I spent the next 3 days walking alternate routes around Old Québec, paying close attention to and lingering around landmarks I only took a photograph of on my first day. Favorite experiences include playing a mural scavenger hunt along Base-Ville; spending hours learning about the ambiguous Quebecois culture & history thanks to the Musée de la Civilisation‘s “People of Québec…Then and Now” permanent exhibition; and of course, eating rich, creamy duck confit poutine at Le Cochon Dingue… *sighs*

poutine, Quebec City Couchsurfing experience

I want poutine. Right NOW…

Dinner would be even richer: traditional French-Canadian fare at the historical, fancy Aux Anciens Canadiens restaurant. Better yet, go between noon and 5:45 PM in order to get an incredible three-course lunch or early dinner (including a glass of wine or beer!) for a fraction of their regular prices. Game-stuffed pies, thick seafood bisques, sweet cream brulés, and a turnip soup that could lift the spirits of the dead–perfect for the unusually-cold summer I experienced:

Aux Anciens Canadiens, Quebec City Couchsurfing review

fancy fancy!

honey turnip soup, Quebec City Couchsurfing experience

the turnip and honey soup that could lift the spirits of the dead

wild game pie, Quebec City Couchsurfing review

traditional Quebecois pie made with bison, elk, and other wild game

Maple syrup pie, Restaurant Aux Anciens Canadiens

UNREAL maple syrup pie. OMG

SO! My Quebec City Couchsurfing review equals…the perfect solo trip?

I know many solo travelers overlook Couchsurfing because they feel they have to give up most of their independence during their trip. However, if you contact the busy busy bee as your CS host, you’ll get the best of both worlds! And so my Quebec City Couchsurfing experience was a perfect mix of self-guided walking tours, multicultural chatter, and exotic dinners shared only occasionally with someone just as passionate about languages and travel as I am.

River view, Quebec City Couchsurfing review

St. Lawrence river view from Vieux Québec

What a perfect trip: can’t wait to go back!

Have you ever gone Couchsurfing? What was your experience like?

Things to do in Quebec City: My Personal Recommendations (PHOTO essay)

This week’s Travel Bucket List Wednesday post is all about some of my personal favorites: paid and free things to do in Quebec City! I fell so deeply in love with its walled old town and basse-ville when I visited last June. Just, the vibe… unbelievably romantic, captivating, beautiful. So glad I got to cross this lovely town off my travel bucket list on my first trip to Canada!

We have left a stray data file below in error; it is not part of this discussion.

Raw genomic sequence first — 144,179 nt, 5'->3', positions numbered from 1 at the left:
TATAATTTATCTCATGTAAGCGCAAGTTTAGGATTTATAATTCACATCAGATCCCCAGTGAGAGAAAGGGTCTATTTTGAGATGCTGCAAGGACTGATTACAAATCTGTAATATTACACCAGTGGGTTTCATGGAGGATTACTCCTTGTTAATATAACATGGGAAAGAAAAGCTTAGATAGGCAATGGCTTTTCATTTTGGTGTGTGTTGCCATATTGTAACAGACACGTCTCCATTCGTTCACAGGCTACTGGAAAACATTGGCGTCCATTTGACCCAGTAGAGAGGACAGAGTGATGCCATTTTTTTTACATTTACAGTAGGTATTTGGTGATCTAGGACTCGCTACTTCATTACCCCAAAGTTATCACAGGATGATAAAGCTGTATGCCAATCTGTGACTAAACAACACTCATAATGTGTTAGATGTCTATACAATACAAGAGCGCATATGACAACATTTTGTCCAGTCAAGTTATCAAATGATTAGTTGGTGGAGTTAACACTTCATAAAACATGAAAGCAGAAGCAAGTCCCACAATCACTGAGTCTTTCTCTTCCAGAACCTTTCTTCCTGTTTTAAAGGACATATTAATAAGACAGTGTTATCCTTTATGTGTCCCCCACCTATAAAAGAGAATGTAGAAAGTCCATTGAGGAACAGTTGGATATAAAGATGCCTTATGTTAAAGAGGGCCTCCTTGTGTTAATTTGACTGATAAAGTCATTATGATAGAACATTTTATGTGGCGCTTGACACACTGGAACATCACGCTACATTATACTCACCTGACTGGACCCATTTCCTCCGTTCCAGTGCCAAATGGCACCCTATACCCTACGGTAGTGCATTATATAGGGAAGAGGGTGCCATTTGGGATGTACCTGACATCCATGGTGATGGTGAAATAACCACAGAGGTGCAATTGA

things to do in Quebec City, Old Town panorama

Old Quebec City from a room at the Hilton by Sean Haynes, Flickr

Paid + Free Things to do in Quebec City: My Personal Recommendations!

My first Quebec City travel tip? Go online and print a map of the city. Why? Because I did my best to arrange the recommendations and landmarks on this photo essay in a way that allows you to create your own walking tours! So dot down/circle the places I have listed, connect them all with a line, and have a fun holiday 😀

**You me start at Upper Town and end at Citadel — vice versa 😉

things to do in Quebec City, Vieux-Québec

St. Lawrence River ferry, Vieux-Québec

Get lost in Upper Town & the vicinity

I Couchsurfed in Quebec City and let me tell you, it was an experience in itself. For 4 days, my base was a neighborhood north of Rue Saint-Jean and Avenue Turnbull (up the hill, bordering Upper Town). It was so multicultural and charming. People always had a smile on their faces, willing to strike a conversation. You could easily walk up to a small grocer and find everything from Polish beet soup to a complete assortment of Indian spices. Let alone the variety of charming restaurants/cafes down the hill, within easy walking distance of Vieux Québec. My type of neighborhood! 🙂

free things to do in Quebec City, Haute-Ville

Upper Town and vicinity, Québec City

Lazy morning (or afternoon) at Gare du Palais & Rue Saint-Paul

Yes, I’m actually recommending you to spend some time at Quebec City’s central train station (450 Rue de la Gare du Palais), whether you arrived or are leaving from here or not. For starters, it’s a beautiful building! I took several pictures of its architecture, inside and out. Moreover, its good cafés, people watching, and free Wi-Fi are the perfect ingredients to “waste some hours away.”

free things to do in Quebec City, Gare du Palais

Even the central train station has character in Québec City!

Continue your day walking down Rue Saint-Paul, which is nearby!

Rue Saint-Paul stroll, free things to do in Quebec City

Stroll down picturesque Rue Saint-Paul: another idea on free things to do in Quebec City! (Photo: Gilbert Bochenek, Wiki Commons)

A few hours at Musée de la Civilisation